From: British Antarctic Survey
Published August 31, 2017 02:24 PM

Antarctic marine life may grow faster in a warming world

A team of scientists has discovered that a 1°C rise in local sea temperature has massive impacts on an Antarctic marine community. These new results are published this week (31 August) in the journal Current Biology, and enable researchers to better understand the biological implications of the future ocean warming predicted by the Intergovernmental Panel on Climate Change (IPCC).

By deploying heated panels on the seabed around Rothera Research Station, on the Antarctic Peninsula, the team observed that with a 1°C rise in sea temperature, predicted by the IPCC to occur before 2100, the growth of Antarctic seabed life nearly doubled. This is much greater than the long held expectation for biological responses to temperature. With a 2°C rise, however, the results are less clear as some species continued to grow faster whilst others had likely reached a limit.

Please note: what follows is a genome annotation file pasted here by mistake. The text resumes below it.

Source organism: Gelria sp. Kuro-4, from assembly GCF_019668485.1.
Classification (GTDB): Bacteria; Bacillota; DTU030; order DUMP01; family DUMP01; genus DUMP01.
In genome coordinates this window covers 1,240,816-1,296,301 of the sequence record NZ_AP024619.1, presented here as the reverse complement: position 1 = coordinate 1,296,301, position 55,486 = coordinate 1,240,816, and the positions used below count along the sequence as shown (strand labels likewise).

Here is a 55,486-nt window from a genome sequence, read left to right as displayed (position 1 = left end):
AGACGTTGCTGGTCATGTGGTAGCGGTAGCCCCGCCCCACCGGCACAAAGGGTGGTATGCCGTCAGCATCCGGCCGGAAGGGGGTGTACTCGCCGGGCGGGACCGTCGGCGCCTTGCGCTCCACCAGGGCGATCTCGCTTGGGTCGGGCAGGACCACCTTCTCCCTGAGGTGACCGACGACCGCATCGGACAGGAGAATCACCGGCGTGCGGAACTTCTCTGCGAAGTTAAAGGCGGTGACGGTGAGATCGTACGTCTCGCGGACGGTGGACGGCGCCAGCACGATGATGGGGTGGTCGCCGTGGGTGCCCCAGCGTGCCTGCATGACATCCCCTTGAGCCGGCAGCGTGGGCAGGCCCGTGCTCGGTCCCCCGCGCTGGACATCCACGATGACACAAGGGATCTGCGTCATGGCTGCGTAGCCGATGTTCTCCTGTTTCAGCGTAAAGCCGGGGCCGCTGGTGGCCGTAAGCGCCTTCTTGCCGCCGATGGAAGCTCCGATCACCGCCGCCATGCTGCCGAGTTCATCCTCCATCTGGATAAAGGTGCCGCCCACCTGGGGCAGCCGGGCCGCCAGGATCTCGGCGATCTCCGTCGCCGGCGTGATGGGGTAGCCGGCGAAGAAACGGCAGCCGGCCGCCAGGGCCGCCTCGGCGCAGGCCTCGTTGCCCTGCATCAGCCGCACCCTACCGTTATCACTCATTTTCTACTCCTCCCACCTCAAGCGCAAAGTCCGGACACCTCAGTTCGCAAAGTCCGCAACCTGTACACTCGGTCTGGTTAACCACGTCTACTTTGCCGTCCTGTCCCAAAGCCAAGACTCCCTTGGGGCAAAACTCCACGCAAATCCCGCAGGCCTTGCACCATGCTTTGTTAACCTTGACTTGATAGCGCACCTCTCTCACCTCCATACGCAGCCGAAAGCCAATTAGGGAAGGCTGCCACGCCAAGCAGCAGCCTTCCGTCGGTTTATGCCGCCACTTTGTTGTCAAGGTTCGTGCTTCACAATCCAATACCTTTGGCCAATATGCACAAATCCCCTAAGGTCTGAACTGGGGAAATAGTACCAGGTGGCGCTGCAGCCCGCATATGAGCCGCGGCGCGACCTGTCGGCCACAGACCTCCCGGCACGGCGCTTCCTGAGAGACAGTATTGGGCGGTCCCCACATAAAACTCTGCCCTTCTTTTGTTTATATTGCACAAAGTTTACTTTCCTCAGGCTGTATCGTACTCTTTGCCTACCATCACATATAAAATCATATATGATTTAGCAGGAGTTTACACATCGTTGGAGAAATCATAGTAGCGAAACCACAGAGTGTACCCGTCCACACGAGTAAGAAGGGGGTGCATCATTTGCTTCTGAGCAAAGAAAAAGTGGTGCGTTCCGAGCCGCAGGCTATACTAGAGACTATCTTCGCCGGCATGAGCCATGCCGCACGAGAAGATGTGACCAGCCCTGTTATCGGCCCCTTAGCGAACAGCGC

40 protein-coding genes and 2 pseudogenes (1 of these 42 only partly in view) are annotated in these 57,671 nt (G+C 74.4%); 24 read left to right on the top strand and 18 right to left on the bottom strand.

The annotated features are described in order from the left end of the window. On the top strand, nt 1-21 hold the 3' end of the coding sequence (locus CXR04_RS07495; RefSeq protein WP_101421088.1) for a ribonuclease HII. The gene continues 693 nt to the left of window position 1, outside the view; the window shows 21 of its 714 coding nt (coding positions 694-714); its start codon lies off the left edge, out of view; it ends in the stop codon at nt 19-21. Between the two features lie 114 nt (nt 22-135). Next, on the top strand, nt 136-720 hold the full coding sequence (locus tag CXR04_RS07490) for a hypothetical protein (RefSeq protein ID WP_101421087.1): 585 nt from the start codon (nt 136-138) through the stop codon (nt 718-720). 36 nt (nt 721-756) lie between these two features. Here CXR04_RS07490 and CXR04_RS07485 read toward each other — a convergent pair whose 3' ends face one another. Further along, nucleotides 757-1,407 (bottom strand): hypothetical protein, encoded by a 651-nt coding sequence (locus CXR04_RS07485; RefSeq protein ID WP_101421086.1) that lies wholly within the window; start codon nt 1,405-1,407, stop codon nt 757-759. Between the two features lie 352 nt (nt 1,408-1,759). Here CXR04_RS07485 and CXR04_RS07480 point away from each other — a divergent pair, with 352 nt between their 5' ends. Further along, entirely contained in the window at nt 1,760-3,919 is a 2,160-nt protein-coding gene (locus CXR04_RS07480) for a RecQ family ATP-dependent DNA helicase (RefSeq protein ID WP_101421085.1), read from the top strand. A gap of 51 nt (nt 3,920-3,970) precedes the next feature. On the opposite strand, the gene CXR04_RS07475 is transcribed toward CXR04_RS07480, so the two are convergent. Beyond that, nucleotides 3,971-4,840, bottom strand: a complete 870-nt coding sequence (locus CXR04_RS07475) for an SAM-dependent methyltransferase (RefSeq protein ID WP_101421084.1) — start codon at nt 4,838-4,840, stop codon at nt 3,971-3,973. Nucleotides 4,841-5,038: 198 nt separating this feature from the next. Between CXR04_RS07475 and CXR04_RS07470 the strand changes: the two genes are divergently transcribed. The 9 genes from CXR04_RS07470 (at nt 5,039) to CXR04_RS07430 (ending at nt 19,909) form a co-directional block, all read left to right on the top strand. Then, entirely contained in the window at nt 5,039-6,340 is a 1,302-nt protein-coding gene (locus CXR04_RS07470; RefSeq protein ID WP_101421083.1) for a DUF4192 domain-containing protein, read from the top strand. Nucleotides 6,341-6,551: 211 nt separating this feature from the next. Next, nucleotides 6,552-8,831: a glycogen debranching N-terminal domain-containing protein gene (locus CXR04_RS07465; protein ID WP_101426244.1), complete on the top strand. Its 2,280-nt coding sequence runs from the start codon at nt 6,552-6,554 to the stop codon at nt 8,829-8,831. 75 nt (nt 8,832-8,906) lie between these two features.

Organisms on the seabed in Antarctica live in a very cold and stable environment where annual temperatures vary only between -2 and +1°C. The environment has been this cold for millennia, and so marine life has become highly adapted. Understanding how future environmental change will affect the polar biodiversity in the ocean is key, as species may either benefit from or be damaged by small changes in sea temperature.

Read more at British Antarctic Survey

Image: Diver monitoring the heated panels at 15m depth at Rothera Research Station, Antarctica. (Credit: Sabrina Heiser)

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